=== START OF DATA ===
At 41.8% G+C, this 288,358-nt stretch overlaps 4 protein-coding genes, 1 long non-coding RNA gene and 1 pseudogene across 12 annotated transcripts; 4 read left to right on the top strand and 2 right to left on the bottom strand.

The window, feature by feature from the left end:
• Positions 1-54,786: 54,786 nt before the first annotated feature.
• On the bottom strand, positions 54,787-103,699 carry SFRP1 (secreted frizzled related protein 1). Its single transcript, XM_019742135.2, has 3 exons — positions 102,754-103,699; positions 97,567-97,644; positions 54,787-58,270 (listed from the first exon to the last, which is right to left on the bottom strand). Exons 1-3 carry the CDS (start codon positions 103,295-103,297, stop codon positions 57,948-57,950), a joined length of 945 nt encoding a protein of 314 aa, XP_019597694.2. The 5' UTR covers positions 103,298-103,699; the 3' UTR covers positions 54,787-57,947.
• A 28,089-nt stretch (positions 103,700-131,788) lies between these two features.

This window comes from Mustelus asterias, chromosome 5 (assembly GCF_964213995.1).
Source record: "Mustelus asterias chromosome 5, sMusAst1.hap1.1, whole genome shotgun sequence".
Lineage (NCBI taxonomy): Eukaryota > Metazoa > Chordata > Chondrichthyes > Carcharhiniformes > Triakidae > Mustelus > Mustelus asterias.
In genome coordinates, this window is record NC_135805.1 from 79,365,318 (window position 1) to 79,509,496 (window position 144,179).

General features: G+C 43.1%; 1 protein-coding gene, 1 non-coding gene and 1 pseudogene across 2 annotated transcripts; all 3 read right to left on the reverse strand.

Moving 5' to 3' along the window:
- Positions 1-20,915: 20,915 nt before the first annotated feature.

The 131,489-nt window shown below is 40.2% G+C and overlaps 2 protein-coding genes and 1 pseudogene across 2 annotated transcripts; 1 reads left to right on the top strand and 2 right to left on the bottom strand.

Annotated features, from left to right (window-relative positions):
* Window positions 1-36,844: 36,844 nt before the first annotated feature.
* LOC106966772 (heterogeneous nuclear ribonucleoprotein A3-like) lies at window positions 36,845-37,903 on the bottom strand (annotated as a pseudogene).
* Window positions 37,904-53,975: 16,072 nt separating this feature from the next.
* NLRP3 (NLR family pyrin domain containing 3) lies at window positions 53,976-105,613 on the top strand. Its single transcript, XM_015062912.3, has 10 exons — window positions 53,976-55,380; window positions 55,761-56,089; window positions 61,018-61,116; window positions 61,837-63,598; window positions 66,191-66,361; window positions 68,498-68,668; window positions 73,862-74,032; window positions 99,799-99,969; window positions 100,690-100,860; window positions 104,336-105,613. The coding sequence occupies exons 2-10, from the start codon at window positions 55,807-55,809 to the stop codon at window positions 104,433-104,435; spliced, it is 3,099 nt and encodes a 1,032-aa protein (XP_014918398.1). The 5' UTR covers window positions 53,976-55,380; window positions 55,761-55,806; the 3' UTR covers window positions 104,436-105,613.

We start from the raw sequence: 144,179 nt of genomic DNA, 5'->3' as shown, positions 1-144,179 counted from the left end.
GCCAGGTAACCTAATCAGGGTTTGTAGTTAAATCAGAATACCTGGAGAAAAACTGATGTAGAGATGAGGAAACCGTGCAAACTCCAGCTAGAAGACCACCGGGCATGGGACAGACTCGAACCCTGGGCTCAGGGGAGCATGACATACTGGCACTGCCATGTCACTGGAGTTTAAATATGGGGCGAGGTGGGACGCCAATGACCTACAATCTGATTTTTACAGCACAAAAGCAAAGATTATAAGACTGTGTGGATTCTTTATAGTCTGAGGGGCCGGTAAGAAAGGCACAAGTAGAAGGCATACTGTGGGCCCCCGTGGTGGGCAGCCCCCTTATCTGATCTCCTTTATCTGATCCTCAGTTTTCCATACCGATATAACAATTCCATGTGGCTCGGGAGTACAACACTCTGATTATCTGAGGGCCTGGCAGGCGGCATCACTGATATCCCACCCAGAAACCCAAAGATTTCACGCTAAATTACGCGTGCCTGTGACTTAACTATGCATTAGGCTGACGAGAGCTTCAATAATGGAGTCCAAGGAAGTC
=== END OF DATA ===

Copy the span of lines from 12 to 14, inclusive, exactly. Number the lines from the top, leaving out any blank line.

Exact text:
- Positions 1-20,915: 20,915 nt before the first annotated feature.

The 131,489-nt window shown below is 40.2% G+C and overlaps 2 protein-coding genes and 1 pseudogene across 2 annotated transcripts; 1 reads left to right on the top strand and 2 right to left on the bottom strand.

Annotated features, from left to right (window-relative positions):